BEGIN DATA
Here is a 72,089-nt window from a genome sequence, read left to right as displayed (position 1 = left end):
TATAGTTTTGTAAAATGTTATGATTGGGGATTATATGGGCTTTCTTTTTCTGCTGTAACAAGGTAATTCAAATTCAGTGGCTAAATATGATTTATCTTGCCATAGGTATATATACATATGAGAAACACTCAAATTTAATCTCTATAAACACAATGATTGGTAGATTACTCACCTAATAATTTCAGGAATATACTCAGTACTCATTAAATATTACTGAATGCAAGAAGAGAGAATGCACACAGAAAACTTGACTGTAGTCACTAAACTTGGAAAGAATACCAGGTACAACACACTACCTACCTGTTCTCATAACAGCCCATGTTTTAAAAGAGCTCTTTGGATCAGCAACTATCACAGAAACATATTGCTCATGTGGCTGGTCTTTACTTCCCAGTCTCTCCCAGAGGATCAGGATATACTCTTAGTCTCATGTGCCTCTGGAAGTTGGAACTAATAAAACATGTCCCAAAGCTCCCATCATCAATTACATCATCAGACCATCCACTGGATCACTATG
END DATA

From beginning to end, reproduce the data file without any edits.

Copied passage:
Here is a 72,089-nt window from a genome sequence, read left to right as displayed (position 1 = left end):
TATAGTTTTGTAAAATGTTATGATTGGGGATTATATGGGCTTTCTTTTTCTGCTGTAACAAGGTAATTCAAATTCAGTGGCTAAATATGATTTATCTTGCCATAGGTATATATACATATGAGAAACACTCAAATTTAATCTCTATAAACACAATGATTGGTAGATTACTCACCTAATAATTTCAGGAATATACTCAGTACTCATTAAATATTACTGAATGCAAGAAGAGAGAATGCACACAGAAAACTTGACTGTAGTCACTAAACTTGGAAAGAATACCAGGTACAACACACTACCTACCTGTTCTCATAACAGCCCATGTTTTAAAAGAGCTCTTTGGATCAGCAACTATCACAGAAACATATTGCTCATGTGGCTGGTCTTTACTTCCCAGTCTCTCCCAGAGGATCAGGATATACTCTTAGTCTCATGTGCCTCTGGAAGTTGGAACTAATAAAACATGTCCCAAAGCTCCCATCATCAATTACATCATCAGACCATCCACTGGATCACTATG